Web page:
Pesticides in the Home

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en Español

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Pesticides have become a commonplace item in many people’s homes as well as their use in agriculture. So much so, it is hard to imagine a time when we couldn’t easily kill weeds with just a couple droplets of a chemical. However this comfortability with pesticides makes them no less dangerous and I have seen many people before far too relaxed with their storage and handling of pesticides. Much like a person pumping gas while smoking a cigarette, when something becomes part of our routine we can forget it’s potential to cause harm.

Pesticides are especially dangerous to Children who may accidentally drink some or “make a potion” or mixture while playing. A general rule of thumb is to consider all pesticides toxic and to treat them like if you drank them you would die. If you do this, you are sure to take steps to protect those around you.

  • Locking the products in a cabinet or chest is by far the best method to prevent accidental exposure.
  • Make sure you don’t have any leaky bottles or bags that may drip onto other surfaces.
  • NEVER store pesticides in a container other than the one it came in. NEVER STORE IN DRINK/SODA BOTTLES.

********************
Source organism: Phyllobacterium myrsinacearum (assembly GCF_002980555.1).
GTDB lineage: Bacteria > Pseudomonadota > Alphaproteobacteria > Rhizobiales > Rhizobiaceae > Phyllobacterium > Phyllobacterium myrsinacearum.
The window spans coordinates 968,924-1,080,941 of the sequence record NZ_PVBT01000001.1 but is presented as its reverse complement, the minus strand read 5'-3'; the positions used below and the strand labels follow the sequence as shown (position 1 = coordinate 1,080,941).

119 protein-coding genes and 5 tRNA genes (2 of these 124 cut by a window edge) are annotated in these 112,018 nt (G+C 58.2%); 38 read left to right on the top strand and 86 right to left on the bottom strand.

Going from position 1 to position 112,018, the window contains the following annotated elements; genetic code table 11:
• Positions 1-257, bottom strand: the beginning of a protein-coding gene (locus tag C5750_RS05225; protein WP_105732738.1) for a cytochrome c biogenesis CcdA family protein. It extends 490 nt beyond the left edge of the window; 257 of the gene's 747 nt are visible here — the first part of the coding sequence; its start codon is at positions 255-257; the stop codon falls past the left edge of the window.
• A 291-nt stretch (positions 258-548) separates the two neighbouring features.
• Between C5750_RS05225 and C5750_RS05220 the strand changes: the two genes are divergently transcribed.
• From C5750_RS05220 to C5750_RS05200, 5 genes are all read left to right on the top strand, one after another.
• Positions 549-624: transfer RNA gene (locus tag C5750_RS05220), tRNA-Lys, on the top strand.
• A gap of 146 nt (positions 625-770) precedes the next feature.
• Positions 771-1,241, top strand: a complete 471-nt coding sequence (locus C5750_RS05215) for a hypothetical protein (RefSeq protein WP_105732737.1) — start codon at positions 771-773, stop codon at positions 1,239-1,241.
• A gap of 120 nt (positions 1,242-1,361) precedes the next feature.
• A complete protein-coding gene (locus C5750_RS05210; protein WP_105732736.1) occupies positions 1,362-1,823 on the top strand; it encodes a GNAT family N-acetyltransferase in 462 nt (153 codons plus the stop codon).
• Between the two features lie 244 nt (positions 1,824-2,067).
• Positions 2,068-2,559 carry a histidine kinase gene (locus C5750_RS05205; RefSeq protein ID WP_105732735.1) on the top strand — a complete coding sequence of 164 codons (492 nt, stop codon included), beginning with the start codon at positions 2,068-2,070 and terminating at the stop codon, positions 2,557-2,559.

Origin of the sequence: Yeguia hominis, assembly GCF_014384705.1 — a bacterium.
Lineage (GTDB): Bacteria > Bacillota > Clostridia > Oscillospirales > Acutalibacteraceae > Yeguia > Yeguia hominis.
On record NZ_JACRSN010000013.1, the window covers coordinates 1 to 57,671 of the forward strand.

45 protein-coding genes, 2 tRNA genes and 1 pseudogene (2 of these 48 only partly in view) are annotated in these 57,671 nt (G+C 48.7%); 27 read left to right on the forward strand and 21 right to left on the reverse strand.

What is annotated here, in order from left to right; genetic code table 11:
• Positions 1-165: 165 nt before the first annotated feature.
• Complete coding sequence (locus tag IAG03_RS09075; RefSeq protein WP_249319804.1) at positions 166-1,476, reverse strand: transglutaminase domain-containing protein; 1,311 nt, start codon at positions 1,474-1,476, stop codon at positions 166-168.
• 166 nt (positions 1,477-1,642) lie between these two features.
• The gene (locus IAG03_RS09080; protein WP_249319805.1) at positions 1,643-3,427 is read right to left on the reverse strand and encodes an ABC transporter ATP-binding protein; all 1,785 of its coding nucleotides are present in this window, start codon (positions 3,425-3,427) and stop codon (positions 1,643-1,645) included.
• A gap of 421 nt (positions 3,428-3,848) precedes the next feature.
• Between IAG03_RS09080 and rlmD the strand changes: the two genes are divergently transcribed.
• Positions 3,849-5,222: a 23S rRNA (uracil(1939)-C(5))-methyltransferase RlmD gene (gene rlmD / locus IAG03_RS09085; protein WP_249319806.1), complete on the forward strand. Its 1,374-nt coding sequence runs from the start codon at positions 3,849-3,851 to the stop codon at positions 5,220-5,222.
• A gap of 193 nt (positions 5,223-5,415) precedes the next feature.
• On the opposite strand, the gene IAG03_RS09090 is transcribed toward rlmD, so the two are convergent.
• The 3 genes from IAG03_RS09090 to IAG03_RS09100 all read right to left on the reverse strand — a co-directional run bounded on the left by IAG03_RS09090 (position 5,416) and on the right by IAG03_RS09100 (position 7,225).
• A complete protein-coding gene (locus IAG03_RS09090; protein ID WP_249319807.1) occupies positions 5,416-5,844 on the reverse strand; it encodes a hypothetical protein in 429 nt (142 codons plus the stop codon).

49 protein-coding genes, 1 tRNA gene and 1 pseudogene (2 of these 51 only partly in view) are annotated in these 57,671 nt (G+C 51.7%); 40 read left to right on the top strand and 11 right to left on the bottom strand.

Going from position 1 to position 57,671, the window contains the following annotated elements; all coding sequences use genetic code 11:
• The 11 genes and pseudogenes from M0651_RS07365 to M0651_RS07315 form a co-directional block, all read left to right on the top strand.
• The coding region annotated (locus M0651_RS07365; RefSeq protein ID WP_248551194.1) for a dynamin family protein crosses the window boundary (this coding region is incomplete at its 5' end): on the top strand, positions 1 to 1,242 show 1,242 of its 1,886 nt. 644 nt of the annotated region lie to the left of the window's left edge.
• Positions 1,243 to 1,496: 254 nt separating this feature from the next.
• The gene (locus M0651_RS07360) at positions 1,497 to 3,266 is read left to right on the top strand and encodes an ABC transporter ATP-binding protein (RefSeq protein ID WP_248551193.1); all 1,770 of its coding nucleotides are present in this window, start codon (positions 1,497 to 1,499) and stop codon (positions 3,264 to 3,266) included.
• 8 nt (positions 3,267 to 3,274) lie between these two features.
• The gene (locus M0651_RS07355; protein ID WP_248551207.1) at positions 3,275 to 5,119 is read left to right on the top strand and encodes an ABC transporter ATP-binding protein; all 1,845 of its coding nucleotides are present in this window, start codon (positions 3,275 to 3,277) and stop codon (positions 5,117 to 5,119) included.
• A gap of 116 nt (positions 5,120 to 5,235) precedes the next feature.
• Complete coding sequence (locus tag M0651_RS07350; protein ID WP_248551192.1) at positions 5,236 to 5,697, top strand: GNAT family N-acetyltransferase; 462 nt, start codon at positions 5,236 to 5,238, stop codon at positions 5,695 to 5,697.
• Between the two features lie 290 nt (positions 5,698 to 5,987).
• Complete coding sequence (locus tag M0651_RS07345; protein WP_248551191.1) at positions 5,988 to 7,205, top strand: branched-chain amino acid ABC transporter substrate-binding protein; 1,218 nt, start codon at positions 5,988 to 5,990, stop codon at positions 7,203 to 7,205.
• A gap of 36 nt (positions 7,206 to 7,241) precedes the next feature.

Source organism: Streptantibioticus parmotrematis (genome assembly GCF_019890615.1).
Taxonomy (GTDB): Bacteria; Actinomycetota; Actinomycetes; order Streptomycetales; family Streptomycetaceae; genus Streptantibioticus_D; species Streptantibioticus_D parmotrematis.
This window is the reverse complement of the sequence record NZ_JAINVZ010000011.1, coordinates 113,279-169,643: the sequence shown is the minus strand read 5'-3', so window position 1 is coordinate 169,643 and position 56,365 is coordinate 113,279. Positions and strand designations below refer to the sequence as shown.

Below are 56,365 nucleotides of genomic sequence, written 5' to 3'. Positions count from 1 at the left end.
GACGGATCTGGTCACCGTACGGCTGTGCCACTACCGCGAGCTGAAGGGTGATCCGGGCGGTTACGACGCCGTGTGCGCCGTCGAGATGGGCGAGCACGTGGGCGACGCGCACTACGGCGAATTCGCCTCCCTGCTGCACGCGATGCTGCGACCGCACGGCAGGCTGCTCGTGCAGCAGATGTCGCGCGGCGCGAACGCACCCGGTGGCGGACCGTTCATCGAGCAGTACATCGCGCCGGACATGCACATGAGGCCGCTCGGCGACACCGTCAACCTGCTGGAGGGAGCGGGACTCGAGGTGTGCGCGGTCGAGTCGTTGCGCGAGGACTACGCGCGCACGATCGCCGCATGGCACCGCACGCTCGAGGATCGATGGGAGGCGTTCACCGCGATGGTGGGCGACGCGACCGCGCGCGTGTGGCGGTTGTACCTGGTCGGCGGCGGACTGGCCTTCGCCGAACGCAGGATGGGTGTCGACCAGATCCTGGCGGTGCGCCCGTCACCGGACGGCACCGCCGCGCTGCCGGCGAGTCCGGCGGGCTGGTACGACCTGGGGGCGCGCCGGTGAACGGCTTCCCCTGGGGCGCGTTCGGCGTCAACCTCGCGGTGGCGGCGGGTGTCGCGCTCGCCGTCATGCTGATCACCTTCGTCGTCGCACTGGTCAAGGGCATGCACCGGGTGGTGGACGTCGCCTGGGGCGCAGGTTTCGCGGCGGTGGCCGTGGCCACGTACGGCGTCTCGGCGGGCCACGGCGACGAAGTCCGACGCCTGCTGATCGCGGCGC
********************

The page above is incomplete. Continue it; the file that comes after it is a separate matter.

• Always wear the proper protective equipment when handling and applying pesticides. 
  • Rear the label and understand that each pesticide is like a unique kitchen tool: you wouldn’t use a vegetable peeler to try and grate cheese. Roundup is not going to kill every single weed. Take the time to understand what the pesticide does and you are usually going to be much happier with the results. Call/Email Daniel at the Extension office if you have any questions.
  • Dispose of old pesticides at a FREE pesticide disposal day. Old pesticides usually degrade to be less useful and post a threat to humans and our environment. 

We will be hosting a free pesticide disposal day on October 29th, 2020 from 10 a.m.-2 p.m. at the NC Forest Service Building- 973 Firetower Road, Yanceyville NC 27379. Email Drostrow@ncsu.edu to register